The audience accomplished the goal in 1:30 and he pointed out that the task was accomplished in a way that would have been impossible for a centralized government, that the hope of what the game layer can accomplish is taking an impossible problem and making it simply very difficult. All this from a 21 year old!

SXSWi 2010 Sketches and Notes


What did I learn at SXSW Interactive this year? I’ve had a few weeks to think about it, so here are my sketches and notes with some post-conference thoughts and conclusions.

There are lots of great videos at SXSW’s YouTube channel, but the long-tail goldmine is the podcasts of the interactive sessions which are slow to be posted, but which could occupy the entire year catching up on all the great stuff I missed.


To see my sketches and notes by session… Continue reading SXSWi 2010 Sketches and Notes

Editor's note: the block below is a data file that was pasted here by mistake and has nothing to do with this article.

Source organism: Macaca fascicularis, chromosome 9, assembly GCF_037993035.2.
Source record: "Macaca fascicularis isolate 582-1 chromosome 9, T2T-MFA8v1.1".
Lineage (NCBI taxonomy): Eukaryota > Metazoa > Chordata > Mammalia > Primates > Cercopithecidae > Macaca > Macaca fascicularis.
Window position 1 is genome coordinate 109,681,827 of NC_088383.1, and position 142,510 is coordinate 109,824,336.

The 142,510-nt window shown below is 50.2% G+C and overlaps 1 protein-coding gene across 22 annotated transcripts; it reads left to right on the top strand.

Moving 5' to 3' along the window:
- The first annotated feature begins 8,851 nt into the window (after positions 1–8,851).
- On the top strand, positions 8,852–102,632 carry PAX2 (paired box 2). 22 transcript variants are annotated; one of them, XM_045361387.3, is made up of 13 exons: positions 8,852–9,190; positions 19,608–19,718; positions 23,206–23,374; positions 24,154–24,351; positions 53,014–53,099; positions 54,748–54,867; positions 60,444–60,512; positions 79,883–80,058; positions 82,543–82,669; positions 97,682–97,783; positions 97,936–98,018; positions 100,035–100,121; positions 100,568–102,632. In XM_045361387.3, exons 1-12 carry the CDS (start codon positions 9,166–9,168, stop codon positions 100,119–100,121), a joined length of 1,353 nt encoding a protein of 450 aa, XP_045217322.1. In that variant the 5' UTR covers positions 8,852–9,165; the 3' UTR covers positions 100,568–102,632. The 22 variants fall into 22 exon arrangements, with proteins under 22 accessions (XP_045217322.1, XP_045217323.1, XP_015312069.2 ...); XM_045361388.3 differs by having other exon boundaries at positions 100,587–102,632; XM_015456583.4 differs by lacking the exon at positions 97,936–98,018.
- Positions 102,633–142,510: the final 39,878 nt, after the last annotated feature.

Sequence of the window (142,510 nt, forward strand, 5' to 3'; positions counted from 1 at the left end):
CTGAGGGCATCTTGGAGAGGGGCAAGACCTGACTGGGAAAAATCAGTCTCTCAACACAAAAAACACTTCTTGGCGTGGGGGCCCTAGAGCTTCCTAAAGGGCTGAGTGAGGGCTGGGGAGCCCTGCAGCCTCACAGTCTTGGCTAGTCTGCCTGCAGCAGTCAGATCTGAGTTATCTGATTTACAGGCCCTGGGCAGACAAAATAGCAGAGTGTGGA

Sketches From TEDx Austin

McCombs sponsored the live feed of Austin’s first TEDx event and I’m a bit of a TED nut — frequently cueing up a TED talk during lunch or while I bounce the baby — so when I was offered a spot through work I was thrilled. Here below is the info from the TEDxAustin speaker’s page, along with my sketches and a few notes.

To use any of these images, just click the pic to goto Flickr where you’ll find multiple sizes and the embed code to make it easy.


To see my sketches of all the presenters… Continue reading Sketches From TEDx Austin

UT Social Media Collective (My Sketches And Notes)

Paul Walker, special assistant to the dean on social media, put together a day-long UT Social Media Collaborative event yesterday. Here are some notes from my sketchbook.

S. Craig Watkins
S. Craig Watkins

S. Craig Watkins author of “The Young and the Digital” asks, Has social media made us TOO social?